The Utilities Commission today is familiar with reviewing annual fuel adjustments, but the six sitting commissioners have never heard a Progress rate case. The last time that happened, the company was called Carolina Power & Light and had just completed building the Shearon Harris nuclear plant in southwestern Wake County.
The nuclear plant was originally slated to cost $1.1 billion, but cost overruns pushed the final price tag to $3.9 billion, and Progress asked for a 13.9 percent rate increase to pay the bill. The Utilities Commission approved a 9.1 percent increase instead, making CP&L shareholders absorb a chunk of the ballooning nuclear costs.
But this cloud had a golden lining: The commission allowed CP&L to keep a 12.75 percent return on equity, which translates to the maximum profit margin its shareholders can reap in the form of earnings. As interest rates fell over time, so did equity returns approved for utilities, so that today a typical return on equity is about 10 percent.
For example, Dominion North Carolina Power, with 120,000 customers in the northeastern part of the state, this year asked for a 19 percent rate increase, based on a requested return of up to 11.75 percent. The Public Staff is asking the Utilities Commission to cut the return to 9.37 percent, which would bring the rate increase down to 7 percent. The dispute is set for a public hearing on Oct. 16.
Progress was able to coast along on its 12.75 return for years, thanks to a fast-growing customer base, vastly improved nuclear performance, and early retirement programs for senior employees at the top of their pay scales, said James McLawhorn, director of the Public Staff’s electric division.
Progress’s nuclear plants operated only 72 percent of the time in 1988, sitting idle for months at a time because of maintenance and safety issues. But the company improved the performance of its nuclear fleet to 95 percent in 2011.
“That’s like adding capacity without it costing you anything,” McLawhorn said. “They’re able to do that without adding new plants.”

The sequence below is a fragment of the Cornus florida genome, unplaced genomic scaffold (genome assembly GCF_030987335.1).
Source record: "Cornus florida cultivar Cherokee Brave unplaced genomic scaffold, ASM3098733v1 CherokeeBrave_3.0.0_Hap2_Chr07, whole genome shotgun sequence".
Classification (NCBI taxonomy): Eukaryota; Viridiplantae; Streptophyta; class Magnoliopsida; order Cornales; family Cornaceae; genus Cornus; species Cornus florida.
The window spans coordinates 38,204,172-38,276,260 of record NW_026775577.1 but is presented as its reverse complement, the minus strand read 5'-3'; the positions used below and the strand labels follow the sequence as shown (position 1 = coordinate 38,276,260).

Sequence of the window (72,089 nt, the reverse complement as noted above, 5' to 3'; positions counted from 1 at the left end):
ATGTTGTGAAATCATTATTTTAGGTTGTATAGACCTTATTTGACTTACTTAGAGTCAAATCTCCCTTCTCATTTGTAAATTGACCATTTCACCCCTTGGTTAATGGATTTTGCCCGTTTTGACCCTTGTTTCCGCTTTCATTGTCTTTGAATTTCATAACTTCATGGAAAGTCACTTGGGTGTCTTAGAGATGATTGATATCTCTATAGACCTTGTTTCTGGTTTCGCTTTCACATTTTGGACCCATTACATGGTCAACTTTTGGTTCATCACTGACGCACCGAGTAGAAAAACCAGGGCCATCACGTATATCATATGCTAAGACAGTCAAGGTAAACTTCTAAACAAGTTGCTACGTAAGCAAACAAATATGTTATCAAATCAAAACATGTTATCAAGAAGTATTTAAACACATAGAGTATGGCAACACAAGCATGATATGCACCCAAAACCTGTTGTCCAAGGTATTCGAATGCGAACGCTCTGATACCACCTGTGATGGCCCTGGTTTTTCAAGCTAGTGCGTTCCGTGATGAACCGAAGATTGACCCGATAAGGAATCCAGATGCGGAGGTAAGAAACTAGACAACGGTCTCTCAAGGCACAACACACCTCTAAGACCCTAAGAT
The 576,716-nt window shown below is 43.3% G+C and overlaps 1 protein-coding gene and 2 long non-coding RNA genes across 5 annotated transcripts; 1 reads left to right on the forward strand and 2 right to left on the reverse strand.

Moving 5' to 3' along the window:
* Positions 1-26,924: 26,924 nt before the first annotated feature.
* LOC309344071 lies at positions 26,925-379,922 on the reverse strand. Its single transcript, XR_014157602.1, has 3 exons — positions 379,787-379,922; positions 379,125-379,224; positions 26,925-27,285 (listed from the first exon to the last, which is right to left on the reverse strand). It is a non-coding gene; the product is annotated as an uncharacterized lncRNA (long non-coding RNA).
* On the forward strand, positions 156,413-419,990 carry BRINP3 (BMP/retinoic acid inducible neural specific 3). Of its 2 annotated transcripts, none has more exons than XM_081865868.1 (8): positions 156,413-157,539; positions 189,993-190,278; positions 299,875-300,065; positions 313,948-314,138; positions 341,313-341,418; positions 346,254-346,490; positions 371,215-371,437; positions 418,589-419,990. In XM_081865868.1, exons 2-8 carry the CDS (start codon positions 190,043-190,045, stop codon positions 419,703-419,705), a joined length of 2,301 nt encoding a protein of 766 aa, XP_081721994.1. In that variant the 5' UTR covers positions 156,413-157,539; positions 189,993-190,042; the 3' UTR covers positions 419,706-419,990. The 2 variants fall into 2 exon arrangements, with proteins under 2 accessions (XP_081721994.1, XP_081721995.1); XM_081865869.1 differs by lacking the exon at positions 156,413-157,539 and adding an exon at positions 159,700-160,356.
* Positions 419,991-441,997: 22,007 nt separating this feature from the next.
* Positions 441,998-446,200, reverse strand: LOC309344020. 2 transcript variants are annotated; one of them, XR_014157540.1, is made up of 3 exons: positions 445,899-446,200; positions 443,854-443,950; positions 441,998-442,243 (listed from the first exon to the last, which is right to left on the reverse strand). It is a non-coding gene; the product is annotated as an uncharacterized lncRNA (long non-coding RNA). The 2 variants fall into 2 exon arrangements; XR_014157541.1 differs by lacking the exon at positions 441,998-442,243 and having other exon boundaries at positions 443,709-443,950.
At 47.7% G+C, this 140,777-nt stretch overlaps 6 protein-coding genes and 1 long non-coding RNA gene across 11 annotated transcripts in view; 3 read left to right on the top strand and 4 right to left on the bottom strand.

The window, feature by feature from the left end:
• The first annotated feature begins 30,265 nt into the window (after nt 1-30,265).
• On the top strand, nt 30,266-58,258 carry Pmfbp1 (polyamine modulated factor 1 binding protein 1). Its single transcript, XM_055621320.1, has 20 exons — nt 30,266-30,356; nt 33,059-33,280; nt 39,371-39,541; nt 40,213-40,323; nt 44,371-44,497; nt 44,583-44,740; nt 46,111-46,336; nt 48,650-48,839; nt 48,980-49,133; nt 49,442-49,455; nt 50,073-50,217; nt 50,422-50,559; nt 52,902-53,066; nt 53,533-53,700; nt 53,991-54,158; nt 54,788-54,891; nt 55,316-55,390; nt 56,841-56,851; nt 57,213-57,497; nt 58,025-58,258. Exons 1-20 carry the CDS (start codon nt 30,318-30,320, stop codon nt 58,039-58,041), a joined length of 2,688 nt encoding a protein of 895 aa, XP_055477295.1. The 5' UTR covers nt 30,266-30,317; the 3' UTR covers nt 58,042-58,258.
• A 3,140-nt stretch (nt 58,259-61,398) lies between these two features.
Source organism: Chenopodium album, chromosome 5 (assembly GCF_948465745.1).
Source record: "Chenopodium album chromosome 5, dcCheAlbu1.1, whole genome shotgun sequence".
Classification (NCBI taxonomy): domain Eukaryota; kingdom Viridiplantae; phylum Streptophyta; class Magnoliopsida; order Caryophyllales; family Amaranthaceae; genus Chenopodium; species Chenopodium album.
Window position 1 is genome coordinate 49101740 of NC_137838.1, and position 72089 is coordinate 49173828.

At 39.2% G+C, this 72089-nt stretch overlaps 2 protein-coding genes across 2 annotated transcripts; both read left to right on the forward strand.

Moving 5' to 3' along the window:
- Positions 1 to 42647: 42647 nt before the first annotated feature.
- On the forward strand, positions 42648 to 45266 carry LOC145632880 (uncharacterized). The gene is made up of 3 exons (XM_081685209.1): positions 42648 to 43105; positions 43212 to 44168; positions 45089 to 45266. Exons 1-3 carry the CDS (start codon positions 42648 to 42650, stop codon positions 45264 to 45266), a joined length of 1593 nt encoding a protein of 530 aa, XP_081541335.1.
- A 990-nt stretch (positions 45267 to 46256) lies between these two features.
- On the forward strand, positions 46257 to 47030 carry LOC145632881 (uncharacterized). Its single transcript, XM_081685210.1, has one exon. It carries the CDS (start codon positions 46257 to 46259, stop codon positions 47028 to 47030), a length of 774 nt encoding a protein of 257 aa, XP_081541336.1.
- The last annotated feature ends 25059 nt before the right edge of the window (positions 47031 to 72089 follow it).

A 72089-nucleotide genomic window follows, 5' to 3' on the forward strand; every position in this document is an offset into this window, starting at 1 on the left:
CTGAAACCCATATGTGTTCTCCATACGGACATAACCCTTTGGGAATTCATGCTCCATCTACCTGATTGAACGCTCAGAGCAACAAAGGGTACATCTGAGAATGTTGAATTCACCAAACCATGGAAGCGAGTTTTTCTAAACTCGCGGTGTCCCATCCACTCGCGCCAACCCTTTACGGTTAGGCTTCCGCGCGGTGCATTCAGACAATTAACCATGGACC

As the cheap nuclear and coal power flowed, Progress was adding about 25,000 customers a year in the Carolinas, expanding its customer base in North Carolina by a whopping 63 percent between 1988 and 2012.
Then, almost overnight, customer growth came to a dead stop during the recession, and it has never recovered to boom-time levels that had sustained revenue before the recession.
Progress put the brakes on building costly round-the-clock “baseload” power plants after the Shearon Harris plant went online in 1987, dramatically reducing its overhead. Now, however, the company is resuming major power plant construction, recently logging a $1.6 billion outlay that put a natural gas plant online in June 2011 and another expected to start generating power in January.
State law gives the Utilities Commission authority to call in a utility for a rate review if its profit margin is deemed too generous. But Progress got another lucky break in 2002, when the state legislature passed the Clean Smokestacks Act that required coal-burning power plants to be retrofitted with emissions controls.
That law also froze utility rates through 2007, giving Progress five more years to enjoy its return on equity. By the time the rate freeze expired, the recession was around the corner, power sales would soon nose dive, and new power plants were being planned.
“You’re not going to see a utility going anywhere near 25 years without a rate request again,” said Cortright of Standard & Poor’s.